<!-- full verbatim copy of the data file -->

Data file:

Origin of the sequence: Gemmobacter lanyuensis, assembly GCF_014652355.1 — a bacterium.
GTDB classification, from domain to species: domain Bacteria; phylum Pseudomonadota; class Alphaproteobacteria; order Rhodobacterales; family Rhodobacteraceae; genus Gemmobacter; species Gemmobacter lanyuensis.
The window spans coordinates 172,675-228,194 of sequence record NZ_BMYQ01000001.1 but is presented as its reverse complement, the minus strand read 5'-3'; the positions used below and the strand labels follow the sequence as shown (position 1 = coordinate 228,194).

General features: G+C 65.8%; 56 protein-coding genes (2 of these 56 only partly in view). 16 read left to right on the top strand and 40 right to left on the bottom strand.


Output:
Origin of the sequence: Gemmobacter lanyuensis, assembly GCF_014652355.1 — a bacterium.
GTDB classification, from domain to species: domain Bacteria; phylum Pseudomonadota; class Alphaproteobacteria; order Rhodobacterales; family Rhodobacteraceae; genus Gemmobacter; species Gemmobacter lanyuensis.
The window spans coordinates 172,675-228,194 of sequence record NZ_BMYQ01000001.1 but is presented as its reverse complement, the minus strand read 5'-3'; the positions used below and the strand labels follow the sequence as shown (position 1 = coordinate 228,194).

General features: G+C 65.8%; 56 protein-coding genes (2 of these 56 only partly in view). 16 read left to right on the top strand and 40 right to left on the bottom strand.